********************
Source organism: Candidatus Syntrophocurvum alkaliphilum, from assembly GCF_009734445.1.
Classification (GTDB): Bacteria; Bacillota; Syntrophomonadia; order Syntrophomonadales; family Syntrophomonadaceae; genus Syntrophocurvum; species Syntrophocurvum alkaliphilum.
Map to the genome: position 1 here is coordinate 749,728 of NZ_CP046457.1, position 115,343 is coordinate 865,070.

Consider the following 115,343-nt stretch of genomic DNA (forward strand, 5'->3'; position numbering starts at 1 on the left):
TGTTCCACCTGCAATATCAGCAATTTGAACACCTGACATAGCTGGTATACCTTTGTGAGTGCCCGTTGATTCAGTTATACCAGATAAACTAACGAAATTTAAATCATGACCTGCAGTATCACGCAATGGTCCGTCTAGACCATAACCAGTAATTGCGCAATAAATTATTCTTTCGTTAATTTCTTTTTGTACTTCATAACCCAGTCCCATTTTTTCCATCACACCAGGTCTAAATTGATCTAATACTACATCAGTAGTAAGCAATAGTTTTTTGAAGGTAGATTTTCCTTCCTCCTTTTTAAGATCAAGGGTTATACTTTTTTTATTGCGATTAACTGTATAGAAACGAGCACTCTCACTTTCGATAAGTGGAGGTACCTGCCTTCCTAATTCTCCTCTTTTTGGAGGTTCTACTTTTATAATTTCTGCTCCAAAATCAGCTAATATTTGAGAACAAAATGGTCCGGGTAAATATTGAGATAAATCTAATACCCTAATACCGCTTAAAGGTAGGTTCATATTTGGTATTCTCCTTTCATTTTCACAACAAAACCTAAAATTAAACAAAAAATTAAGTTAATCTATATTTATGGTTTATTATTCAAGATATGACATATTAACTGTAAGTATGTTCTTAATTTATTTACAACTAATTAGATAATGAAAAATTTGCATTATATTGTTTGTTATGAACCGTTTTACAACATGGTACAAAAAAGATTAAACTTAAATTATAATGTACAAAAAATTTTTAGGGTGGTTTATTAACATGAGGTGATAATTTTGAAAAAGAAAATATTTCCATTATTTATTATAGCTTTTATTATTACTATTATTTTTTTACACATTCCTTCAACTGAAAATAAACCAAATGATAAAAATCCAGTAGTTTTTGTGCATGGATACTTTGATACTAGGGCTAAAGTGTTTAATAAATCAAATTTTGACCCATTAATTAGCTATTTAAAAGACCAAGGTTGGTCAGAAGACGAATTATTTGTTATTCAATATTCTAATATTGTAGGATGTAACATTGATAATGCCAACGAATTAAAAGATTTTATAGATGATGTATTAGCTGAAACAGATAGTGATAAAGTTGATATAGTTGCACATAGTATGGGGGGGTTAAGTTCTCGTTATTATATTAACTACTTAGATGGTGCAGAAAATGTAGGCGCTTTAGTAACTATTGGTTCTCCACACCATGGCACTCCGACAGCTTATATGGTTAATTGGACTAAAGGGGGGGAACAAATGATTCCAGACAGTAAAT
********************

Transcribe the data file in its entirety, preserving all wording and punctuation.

Source organism: Candidatus Syntrophocurvum alkaliphilum, from assembly GCF_009734445.1.
Classification (GTDB): Bacteria; Bacillota; Syntrophomonadia; order Syntrophomonadales; family Syntrophomonadaceae; genus Syntrophocurvum; species Syntrophocurvum alkaliphilum.
Map to the genome: position 1 here is coordinate 749,728 of NZ_CP046457.1, position 115,343 is coordinate 865,070.

Consider the following 115,343-nt stretch of genomic DNA (forward strand, 5'->3'; position numbering starts at 1 on the left):
TGTTCCACCTGCAATATCAGCAATTTGAACACCTGACATAGCTGGTATACCTTTGTGAGTGCCCGTTGATTCAGTTATACCAGATAAACTAACGAAATTTAAATCATGACCTGCAGTATCACGCAATGGTCCGTCTAGACCATAACCAGTAATTGCGCAATAAATTATTCTTTCGTTAATTTCTTTTTGTACTTCATAACCCAGTCCCATTTTTTCCATCACACCAGGTCTAAATTGATCTAATACTACATCAGTAGTAAGCAATAGTTTTTTGAAGGTAGATTTTCCTTCCTCCTTTTTAAGATCAAGGGTTATACTTTTTTTATTGCGATTAACTGTATAGAAACGAGCACTCTCACTTTCGATAAGTGGAGGTACCTGCCTTCCTAATTCTCCTCTTTTTGGAGGTTCTACTTTTATAATTTCTGCTCCAAAATCAGCTAATATTTGAGAACAAAATGGTCCGGGTAAATATTGAGATAAATCTAATACCCTAATACCGCTTAAAGGTAGGTTCATATTTGGTATTCTCCTTTCATTTTCACAACAAAACCTAAAATTAAACAAAAAATTAAGTTAATCTATATTTATGGTTTATTATTCAAGATATGACATATTAACTGTAAGTATGTTCTTAATTTATTTACAACTAATTAGATAATGAAAAATTTGCATTATATTGTTTGTTATGAACCGTTTTACAACATGGTACAAAAAAGATTAAACTTAAATTATAATGTACAAAAAATTTTTAGGGTGGTTTATTAACATGAGGTGATAATTTTGAAAAAGAAAATATTTCCATTATTTATTATAGCTTTTATTATTACTATTATTTTTTTACACATTCCTTCAACTGAAAATAAACCAAATGATAAAAATCCAGTAGTTTTTGTGCATGGATACTTTGATACTAGGGCTAAAGTGTTTAATAAATCAAATTTTGACCCATTAATTAGCTATTTAAAAGACCAAGGTTGGTCAGAAGACGAATTATTTGTTATTCAATATTCTAATATTGTAGGATGTAACATTGATAATGCCAACGAATTAAAAGATTTTATAGATGATGTATTAGCTGAAACAGATAGTGATAAAGTTGATATAGTTGCACATAGTATGGGGGGGTTAAGTTCTCGTTATTATATTAACTACTTAGATGGTGCAGAAAATGTAGGCGCTTTAGTAACTATTGGTTCTCCACACCATGGCACTCCGACAGCTTATATGGTTAATTGGACTAAAGGGGGGGAACAAATGATTCCAGACAGTAAAT